Standard on all models are dual front and side airbags, full length side curtain airbags and three-point seatbelts in all five seating positions, those in the front with load-limiting pretensioners. The front passenger airbag can also be deactivated to allow a rear facing child seat to be fitted to the front seat and for the first time Honda Jazz is equipped with seatbelt reminders for both the front and rear seats. Front seats are also fitted with active headrests to minimise the potential for whiplash injuries.
The new Honda Jazz, like all Honda models has been subject to the manufacturer's rigorous car-to-car crash testing in the R&D centre at Tochigi. These crash tests which are conducted to enhance real world crash safety are done using a number of different models with different sizes and weights. By using a range of vehicles, Honda is able to ensure the Jazz is optimised to minimise injuries to occupants of both vehicles in an impact.
Two ISOFIX fittings in the left and right rear seats together with tether anchors in the roof ensure correct child seat installation.
Larger, more refined cabin with even better functionality
The ingenious interior layout of the previous Honda Jazz, with its compact suspension and centrally-mounted fuel tank liberating more load space, together with the increased external dimensions of the new model, mean interior comfort has been taken to a new level.
The slightly increased length and width have clearly benefited passenger space, but a windscreen 'pushed' further forward has also paid dividends making the new Honda Jazz the roomiest, most flexible contender in the class.
Rear seat passengers now have 18 mm greater kneeroom, while the distance between front and rear passengers is up by 30 mm. The slightly wider body also means shoulder room increases by 44 mm in the front and 43 mm in the rear.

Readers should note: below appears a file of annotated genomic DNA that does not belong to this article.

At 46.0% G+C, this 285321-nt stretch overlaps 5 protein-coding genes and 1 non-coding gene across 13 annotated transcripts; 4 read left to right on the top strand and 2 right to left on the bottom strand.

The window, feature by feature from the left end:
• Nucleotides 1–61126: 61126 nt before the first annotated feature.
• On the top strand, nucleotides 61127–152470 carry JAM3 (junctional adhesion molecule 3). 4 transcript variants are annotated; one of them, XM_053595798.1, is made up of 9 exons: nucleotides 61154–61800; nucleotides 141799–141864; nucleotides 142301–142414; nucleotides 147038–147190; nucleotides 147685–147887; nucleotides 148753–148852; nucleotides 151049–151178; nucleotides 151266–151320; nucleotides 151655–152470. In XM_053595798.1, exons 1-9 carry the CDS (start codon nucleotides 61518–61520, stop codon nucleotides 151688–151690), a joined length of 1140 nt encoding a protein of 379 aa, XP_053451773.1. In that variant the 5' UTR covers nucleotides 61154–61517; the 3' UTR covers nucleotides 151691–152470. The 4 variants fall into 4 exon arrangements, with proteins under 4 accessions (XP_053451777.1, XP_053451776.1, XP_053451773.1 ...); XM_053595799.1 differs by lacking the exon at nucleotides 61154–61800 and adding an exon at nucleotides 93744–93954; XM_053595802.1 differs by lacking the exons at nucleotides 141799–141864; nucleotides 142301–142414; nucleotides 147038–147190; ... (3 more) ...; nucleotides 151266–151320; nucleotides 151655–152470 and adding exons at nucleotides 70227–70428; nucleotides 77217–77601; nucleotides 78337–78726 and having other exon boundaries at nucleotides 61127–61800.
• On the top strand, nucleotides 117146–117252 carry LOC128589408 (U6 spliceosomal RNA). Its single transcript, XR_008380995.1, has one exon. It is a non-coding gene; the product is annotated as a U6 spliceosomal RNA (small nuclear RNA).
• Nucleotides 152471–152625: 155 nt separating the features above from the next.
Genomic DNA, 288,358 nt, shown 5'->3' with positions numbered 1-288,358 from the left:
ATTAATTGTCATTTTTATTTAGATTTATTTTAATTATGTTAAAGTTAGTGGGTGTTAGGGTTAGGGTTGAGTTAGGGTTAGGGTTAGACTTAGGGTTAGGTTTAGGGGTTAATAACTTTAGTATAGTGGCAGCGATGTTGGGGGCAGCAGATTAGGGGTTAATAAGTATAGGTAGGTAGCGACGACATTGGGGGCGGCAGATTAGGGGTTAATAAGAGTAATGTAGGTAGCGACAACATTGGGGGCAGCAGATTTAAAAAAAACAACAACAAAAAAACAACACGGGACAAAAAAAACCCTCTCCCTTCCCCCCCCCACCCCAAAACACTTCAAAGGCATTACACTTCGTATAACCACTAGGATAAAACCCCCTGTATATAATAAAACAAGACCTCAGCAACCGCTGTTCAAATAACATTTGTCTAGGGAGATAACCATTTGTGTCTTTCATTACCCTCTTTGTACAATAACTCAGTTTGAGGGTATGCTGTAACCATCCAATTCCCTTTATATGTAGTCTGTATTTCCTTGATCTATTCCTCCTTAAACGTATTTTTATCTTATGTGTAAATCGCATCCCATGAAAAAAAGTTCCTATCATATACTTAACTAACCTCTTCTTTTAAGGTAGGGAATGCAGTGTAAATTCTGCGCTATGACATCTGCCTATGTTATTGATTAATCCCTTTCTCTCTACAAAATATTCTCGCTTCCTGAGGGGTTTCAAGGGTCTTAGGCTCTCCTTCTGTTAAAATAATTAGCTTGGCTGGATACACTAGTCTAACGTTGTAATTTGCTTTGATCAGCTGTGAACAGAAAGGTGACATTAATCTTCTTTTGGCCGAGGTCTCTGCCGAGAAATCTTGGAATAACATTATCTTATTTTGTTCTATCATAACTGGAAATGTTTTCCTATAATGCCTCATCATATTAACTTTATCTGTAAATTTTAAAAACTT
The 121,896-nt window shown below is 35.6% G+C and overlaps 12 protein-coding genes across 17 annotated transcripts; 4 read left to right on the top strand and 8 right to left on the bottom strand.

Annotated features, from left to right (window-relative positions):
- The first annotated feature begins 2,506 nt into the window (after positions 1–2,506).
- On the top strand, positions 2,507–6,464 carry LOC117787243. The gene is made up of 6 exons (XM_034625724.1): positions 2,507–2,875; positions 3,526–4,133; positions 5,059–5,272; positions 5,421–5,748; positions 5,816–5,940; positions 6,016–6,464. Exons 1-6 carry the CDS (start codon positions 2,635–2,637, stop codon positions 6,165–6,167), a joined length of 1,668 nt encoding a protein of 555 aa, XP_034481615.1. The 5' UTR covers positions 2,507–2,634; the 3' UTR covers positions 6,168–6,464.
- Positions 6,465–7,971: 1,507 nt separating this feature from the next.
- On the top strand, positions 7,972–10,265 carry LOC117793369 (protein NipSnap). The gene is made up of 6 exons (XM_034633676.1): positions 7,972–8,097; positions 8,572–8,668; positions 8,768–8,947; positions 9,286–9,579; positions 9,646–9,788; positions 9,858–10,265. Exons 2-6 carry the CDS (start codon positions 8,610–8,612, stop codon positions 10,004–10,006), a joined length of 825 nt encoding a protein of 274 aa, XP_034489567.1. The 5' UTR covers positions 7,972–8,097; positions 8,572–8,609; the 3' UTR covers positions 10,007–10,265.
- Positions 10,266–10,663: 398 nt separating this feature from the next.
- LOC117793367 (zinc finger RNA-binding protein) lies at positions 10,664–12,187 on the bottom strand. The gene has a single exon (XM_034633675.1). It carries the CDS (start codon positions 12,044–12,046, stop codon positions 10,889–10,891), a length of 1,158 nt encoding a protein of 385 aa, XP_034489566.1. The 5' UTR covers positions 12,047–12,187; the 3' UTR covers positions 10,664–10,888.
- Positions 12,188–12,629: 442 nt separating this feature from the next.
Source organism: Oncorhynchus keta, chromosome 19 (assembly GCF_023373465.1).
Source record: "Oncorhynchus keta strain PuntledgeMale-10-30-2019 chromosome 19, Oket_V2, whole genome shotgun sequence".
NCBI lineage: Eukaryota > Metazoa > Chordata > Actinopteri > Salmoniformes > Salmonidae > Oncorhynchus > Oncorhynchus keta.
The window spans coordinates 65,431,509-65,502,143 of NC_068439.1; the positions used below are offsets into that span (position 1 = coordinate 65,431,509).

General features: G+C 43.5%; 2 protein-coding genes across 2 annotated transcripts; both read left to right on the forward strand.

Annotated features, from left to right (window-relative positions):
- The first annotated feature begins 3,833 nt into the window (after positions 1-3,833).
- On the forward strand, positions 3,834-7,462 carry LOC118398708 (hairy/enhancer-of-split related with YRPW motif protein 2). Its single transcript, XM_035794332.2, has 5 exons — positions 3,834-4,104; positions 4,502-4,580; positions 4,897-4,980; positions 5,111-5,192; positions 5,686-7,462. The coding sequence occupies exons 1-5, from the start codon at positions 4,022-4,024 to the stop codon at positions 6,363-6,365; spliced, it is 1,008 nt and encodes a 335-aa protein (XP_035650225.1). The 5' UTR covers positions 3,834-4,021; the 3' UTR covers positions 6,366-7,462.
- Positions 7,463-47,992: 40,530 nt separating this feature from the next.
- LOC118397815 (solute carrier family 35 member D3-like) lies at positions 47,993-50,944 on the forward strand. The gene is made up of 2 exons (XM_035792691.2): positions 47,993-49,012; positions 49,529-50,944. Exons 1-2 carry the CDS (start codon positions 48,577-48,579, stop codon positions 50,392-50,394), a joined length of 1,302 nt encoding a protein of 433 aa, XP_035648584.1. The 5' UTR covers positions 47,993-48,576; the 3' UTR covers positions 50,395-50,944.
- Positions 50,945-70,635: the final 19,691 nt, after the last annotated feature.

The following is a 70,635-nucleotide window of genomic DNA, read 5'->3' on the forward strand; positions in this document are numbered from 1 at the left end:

Visibility gets a considerable boost, too. Reduced width A-pillars, a larger windscreen and quarter windows three times the size of those in the previous model make for more relaxed driving, while retractable rear headrests ensure the view out of the rear window is now totally unobscured.
Magic Seats now one-motion dive-down
Given the popularity of the previous Honda Jazz's innovative 'cinema' style rear seats, it comes as little surprise that Honda chose to offer a similar arrangement in the new car; but while the latest Magic Seats operate on the same principle, they are even more convenient since they have a one-motion, dive-down operation. No longer is there a need to move the front seats forward to collapse the rear seats. Instead, thanks to headrests that are virtually flush with the seatback, the 60:40 split rear seats are able to clear the front seats even when the latter are slid back to their rearmost position.
The resulting flat floor in this Utility Mode measures 1720 mm in length, enough to accommodate three 26 inch mountain bikes with their front wheels in place. Load length in Long Mode is even greater - slide the front passenger seat fully forward, recline the seat back and you have 2.4 m long load space.
When lifting the rear seats up again, the seat bases stay locked to the seat backs, in which position they can be left - Tall Mode - to create a useful secondary load area between front and rear seats and able to swallow items up to 1280 mm tall - and now even easier to access given that the rear doors open wider. There's even a storage compartment in the base of the left hand rear seat, able to accommodate, amongst other things, the owner's manual.
New Double-Trunk boot feature (1.4-litre models with tyre repair kit)
The outstanding practicality of the Magic Seats concept is complemented in the new Honda Jazz by a flexible luggage area based on similar principles to the arrangement found in the Honda CR-V. Standard on 1.4 models, which are equipped with a tyre repair kit, the Double-Trunk boot features an underfloor storage area concealed by a double hinged panel - Regular Mode. The 230 mm deep, 64 litre capacity lower compartment is ideal for stashing sports gear or wet items, and once covered, won't soil other luggage.
The floor can be removed altogether or folded up against the rear seats to make full use of the total depth available - ideal for particularly tall objects (Tall Mode). Alternatively, rather than folding the complete panel against the seat backs, its rear half can be folded up to create a load shelf at half height - so creating a double load space - Upper/lower Mode. Heavier items can be stored below, while lighter items can be placed on the upper shelf, and since it incorporates a load net, is perfect for carrying awkwardly shaped items, preventing them from moving around.
Total luggage space available is 399 litres (VDA) in models with a tyre repair kit, greater than that of some compact MPVs and class-leading in the supermini sector. The previous Honda Jazz had a total of 380 litres (VDA).
Refined cabin environment
High quality, pleasant-to-the touch materials, stylish design and tasteful colours give the cabin a more upmarket feel.